Monday, March 12, 2012

Meaningful Dialogue

This is a post I've been meaning to get to for a while now. I'd been holding off for a bit as I was hoping to finish a bit of conversation with JB. It's been a while, and the weekend has come, so I don't know if they're just done with the conversation, writing a really long reply or haven't had time to get to their computer.

I'm going to use how the conversation ended as an example, not because they don't have valid opinions, not because they are necessarily wrong, and not because I feel they wrote poorly. But because I think it illustrates what I've been getting warmed up to write.

I used the term 'bashing' in my last post. Unproductive criticism could be another term for it. Unproductive criticism not the end of the world, it illustrates a general feeling towards something, makes a general statement or summary of someone's experience. However, it wont ever improve anything. But, this is not a post on just poor negative feedback. Useless or generally unfocused positive feedback is a possibility as well. These are commonly considered being a fan boy, or masturbatory or any other number of terms.

The question is, what is the difference between productive and unproductive feedback. Or in the terms of this post, what is the difference between meaningful dialogue and meaningless dialogue? Support, and not just experience generally, experience with the topic at hand.

"They are completely ass-backwards in their approach to "role playing:" chasing after players with video game sensibilities (because, face it, you can't "out video game a video game" with a pen-and-paper RPG), instead of emphasizing the things that a RPG can do better than ANY video game."

This could be broken down to have some real support. Perhaps JB could have said that the abilities that replenish after a short or long rest are very similar to a video game's system of cooldowns. Perhaps this is a bad thing, because video games are much better at tracking which abilities are used, and which aren't, while this is unwieldy management for players. Perhaps they could have said the approach to having minions that die in one hit and enemies designed around their strategy rather than class is too meta. Or even that the classes having roles suggested within their description is far to meta, and draws away from their use as a background rather than a method for achieving their goals. Finally, one could bring up the compound effects of many of the abilities as well as some abilities being unlimited and others not reduces the 'immersion.'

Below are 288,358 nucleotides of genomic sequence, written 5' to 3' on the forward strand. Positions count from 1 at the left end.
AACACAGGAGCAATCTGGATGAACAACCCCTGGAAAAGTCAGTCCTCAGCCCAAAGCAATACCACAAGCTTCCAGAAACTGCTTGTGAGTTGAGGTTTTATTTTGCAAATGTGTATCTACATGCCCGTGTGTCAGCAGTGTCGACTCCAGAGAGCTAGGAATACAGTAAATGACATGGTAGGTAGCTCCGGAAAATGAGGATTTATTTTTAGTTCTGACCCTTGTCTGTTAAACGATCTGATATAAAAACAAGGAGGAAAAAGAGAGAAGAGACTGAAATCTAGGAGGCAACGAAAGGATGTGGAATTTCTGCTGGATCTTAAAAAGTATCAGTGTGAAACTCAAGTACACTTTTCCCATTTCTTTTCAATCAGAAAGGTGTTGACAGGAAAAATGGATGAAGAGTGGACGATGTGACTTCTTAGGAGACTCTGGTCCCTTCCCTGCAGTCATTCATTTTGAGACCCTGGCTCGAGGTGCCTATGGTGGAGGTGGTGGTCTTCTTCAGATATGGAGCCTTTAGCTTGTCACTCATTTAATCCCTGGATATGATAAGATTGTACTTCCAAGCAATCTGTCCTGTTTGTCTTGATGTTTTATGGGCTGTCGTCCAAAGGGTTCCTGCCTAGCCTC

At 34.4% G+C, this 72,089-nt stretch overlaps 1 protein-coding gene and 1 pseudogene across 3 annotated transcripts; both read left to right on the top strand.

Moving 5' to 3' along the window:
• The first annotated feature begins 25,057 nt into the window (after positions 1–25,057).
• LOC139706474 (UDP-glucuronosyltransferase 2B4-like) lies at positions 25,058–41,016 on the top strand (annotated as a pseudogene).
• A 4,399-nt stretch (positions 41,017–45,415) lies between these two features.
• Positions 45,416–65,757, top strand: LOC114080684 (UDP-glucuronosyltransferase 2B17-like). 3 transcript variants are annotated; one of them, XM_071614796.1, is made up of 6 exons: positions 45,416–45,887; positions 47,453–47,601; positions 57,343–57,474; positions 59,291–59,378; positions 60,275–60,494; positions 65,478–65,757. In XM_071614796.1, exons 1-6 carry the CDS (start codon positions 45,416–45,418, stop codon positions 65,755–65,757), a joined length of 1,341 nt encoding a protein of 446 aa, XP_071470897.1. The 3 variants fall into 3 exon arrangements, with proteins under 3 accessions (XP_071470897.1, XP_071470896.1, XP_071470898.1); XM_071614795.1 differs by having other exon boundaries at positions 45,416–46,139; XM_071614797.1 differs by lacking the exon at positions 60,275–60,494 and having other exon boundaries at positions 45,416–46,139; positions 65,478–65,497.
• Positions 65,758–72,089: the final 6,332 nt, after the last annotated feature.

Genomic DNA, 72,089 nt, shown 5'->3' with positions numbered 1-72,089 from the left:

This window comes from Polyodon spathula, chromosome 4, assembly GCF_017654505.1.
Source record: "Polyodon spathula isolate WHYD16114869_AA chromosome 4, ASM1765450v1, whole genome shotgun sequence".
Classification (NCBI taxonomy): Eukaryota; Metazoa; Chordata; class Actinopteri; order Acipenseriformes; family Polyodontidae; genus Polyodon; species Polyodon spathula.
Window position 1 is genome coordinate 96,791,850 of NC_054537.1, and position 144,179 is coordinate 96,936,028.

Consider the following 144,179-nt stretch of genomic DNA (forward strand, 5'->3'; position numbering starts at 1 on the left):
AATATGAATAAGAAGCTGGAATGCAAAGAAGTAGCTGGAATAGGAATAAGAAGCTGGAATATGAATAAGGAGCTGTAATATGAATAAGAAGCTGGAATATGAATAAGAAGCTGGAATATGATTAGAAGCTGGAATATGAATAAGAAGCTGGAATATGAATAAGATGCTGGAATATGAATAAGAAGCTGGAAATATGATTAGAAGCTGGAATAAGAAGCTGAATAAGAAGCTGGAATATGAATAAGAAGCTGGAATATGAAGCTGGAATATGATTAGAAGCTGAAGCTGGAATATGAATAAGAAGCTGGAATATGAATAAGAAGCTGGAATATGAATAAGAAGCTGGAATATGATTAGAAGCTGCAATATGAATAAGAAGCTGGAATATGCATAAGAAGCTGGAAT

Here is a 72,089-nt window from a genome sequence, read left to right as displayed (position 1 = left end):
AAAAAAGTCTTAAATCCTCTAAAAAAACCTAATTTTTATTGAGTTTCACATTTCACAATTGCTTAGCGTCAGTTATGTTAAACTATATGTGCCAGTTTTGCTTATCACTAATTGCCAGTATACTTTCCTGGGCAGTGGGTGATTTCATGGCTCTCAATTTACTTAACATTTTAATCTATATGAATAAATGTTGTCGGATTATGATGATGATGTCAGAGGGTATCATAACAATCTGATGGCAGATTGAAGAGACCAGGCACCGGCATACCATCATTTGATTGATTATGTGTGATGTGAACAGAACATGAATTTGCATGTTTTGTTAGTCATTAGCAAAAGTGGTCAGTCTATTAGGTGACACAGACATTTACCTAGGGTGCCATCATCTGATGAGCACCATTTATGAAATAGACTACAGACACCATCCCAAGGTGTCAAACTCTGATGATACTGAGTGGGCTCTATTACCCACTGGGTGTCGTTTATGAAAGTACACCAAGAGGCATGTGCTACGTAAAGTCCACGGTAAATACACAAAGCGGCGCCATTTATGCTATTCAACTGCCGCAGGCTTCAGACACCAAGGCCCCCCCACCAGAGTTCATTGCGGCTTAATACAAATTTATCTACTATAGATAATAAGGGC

With the surprising amount of text that JB put down, there was a surprising lack of some basic elements. These could be acquired through observing a game, reading a borrowed book, or even god forbid, playing a game with someone else's book. No need to support the game when I'm sure you may know someone who has, or have a local library that stocks the content. The dice are the same, character sheets can be on lined paper and so on.

Why is this important? Why should you care? Do you like your games? Your paintings? Your movies? A meaningful dialogue is the most important step towards improvement. Without thinking carefully about what you complain about, without searching for the core of the problem, you may miss out on what the real problem is. Identifying the problem, is extremely important, because then the people making the critiqued piece and everyone else can solve or avoid the problem.

Products and people evolve. Products with a long turnaround time, like say... Role Playing Games or Video Games only get one opportunity ever what, five years to evolve? With enough real and meaningful dialogue, they can evolve in a positive direction. (Assuming they're paying attention.) And even if they're not, there are many independents, modders, writers, homebrews and other folks, who might not be able to figure out why they don't like the product, and may contribute or even learn from meaningful dialogue.

There's also the negative effect, what about other connotations or misinterpretations?

"They are completely ass-backwards in their approach to "role playing:" chasing after players with video game sensibilities (because, face it, you can't "out video game a video game" with a pen-and-paper RPG), instead of emphasizing the things that a RPG can do better than ANY video game."